How does pressure configuration affect Cobb angle during AIS brace casting?
© Chalmers et al; licensee BioMed Central Ltd. 2015
Published: 19 January 2015
This work measured the magnitude and distance between pressures applied to the torso of AIS patients by an orthotist during brace casting. The instantaneous effect of the pressure configuration on Cobb angle was investigated using ultrasound. The objective was to use real-time measurements to confirm that pressure configuration affects Cobb angle predictably.
Nine AIS patients undergoing casting for new braces participated in this pilot study (2 males, 7 females, aged 11-16, Cobb angles 16-44 degrees). An ultrasound scan was used to measure the patient's (baseline) Cobb angle. The orthotist then used a custom standing Providence system to apply corrective pressures - simulating a brace. A second ultrasound scan measured the new (corrected) Cobb angle. The orthotist could then try to achieve additional correction by adjusting the pressure magnitude/location. The process of adjusting pressures and ultrasound scanning repeated two or three times; the orthotist then chose the most satisfactory pressure configuration and performed the actual casting.
The procedure produced 26 individual scans (including baseline scans) from the 9 patients. The magnitude of applied pressures was measured using inflatable air bladders fixed to the Providence pads. The air pressure was measured during the ultrasound scan. The distance between pads was measured and multiplied by the total pressure to create a torque-like measurement.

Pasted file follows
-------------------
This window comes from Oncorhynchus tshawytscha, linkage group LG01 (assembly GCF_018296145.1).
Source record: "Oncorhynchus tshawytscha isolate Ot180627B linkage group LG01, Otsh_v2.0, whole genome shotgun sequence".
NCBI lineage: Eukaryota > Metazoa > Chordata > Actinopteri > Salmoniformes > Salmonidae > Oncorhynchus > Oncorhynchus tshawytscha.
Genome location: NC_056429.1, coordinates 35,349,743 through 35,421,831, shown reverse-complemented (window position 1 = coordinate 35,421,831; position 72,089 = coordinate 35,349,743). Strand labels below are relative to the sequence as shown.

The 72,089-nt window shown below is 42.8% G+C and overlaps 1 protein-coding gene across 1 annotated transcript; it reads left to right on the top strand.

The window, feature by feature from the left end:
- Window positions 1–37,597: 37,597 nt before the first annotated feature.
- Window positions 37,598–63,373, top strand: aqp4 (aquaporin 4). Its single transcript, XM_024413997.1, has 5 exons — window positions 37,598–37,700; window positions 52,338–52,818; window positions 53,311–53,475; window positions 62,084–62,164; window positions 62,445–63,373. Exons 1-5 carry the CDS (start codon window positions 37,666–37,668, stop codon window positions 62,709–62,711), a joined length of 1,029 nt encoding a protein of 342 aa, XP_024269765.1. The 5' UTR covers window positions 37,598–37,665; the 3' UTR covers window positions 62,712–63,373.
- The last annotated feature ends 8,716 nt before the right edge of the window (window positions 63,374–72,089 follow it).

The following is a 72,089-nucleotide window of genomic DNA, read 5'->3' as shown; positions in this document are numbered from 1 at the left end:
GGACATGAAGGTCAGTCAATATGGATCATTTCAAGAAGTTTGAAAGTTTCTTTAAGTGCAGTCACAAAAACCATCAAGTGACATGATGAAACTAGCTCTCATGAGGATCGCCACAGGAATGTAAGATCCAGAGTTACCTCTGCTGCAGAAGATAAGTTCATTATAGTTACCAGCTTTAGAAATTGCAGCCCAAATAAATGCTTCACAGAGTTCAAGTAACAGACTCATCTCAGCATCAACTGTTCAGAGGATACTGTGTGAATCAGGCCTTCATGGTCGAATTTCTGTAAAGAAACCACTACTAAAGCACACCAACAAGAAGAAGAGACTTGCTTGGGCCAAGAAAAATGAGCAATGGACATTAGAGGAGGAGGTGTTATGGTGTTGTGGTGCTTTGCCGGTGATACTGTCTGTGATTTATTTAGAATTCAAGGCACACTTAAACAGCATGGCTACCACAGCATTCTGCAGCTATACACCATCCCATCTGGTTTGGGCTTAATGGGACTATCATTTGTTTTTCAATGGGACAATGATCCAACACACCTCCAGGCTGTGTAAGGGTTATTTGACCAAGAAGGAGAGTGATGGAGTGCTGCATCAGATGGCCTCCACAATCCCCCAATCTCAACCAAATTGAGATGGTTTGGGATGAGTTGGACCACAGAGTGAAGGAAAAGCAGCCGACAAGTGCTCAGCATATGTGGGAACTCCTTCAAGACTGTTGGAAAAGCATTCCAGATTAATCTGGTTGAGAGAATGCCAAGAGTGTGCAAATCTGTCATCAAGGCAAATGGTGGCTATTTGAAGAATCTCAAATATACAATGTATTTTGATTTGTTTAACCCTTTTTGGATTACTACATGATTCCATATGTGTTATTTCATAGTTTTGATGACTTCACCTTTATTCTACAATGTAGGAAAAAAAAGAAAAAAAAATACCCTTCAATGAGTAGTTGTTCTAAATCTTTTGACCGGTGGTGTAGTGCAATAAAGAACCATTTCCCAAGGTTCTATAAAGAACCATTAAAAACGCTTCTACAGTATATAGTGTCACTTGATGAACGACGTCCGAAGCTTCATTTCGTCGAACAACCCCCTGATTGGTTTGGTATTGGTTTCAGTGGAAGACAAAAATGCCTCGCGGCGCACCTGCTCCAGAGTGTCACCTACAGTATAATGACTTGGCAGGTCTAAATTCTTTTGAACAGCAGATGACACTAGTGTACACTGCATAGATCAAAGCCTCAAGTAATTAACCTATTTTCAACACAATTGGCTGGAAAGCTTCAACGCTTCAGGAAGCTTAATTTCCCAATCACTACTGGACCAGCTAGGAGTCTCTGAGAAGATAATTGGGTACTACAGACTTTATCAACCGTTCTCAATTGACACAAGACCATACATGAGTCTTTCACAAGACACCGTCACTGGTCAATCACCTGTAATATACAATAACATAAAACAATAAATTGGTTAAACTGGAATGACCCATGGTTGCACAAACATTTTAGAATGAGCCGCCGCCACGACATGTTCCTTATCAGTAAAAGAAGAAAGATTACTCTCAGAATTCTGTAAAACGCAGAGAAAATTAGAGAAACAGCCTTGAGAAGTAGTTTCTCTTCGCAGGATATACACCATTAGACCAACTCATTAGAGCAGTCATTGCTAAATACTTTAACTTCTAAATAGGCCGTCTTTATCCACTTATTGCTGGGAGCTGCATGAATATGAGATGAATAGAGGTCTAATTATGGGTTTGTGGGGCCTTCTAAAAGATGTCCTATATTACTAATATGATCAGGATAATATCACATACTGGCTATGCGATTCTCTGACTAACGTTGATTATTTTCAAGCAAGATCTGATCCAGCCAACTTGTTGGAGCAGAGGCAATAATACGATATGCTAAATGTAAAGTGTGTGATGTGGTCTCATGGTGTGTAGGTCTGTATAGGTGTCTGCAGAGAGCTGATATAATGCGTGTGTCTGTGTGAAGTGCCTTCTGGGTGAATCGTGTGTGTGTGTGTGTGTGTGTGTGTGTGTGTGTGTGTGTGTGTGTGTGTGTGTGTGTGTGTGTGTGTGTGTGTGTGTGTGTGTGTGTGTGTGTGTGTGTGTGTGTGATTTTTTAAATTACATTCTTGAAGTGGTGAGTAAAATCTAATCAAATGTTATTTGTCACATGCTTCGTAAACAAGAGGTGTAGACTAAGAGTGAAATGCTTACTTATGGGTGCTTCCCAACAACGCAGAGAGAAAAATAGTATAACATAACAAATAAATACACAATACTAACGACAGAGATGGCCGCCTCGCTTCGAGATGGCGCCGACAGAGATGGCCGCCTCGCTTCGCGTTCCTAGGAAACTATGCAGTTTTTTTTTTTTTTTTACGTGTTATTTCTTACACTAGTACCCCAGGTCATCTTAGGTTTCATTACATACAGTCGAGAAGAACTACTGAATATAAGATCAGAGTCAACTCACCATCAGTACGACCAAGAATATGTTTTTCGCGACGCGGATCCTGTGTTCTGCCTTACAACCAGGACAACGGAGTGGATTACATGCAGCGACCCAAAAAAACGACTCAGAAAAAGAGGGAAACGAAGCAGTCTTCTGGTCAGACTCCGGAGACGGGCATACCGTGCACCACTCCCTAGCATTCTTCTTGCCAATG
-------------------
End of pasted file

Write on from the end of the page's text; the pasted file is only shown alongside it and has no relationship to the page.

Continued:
Robust linear regression was used to relate pressure with Cobb angle correction, and torque with correction. Outlier points were removed if they fell more than 1.5 standard deviations from the regression line. Correlations between pressure/torque and correction were then measured.
Two outlier points were removed - both belonging to a single patient. Pressures ranged from 16-113 mmHg. The major curves' correction ranged from 0-39%. Significant correlations existed between average pressure and Cobb angle correction (r = 0.86, p < 0.01), and average torque and Cobb angle correction (r = 0.82, p < 0.01).
Cobb angle correction can be increased by increasing the applied pressure. Curves which allow larger spacing between the pressure pads should also expect larger correction. This pilot study is the first to validate these concepts in real-time using noninvasive ultrasound technology.
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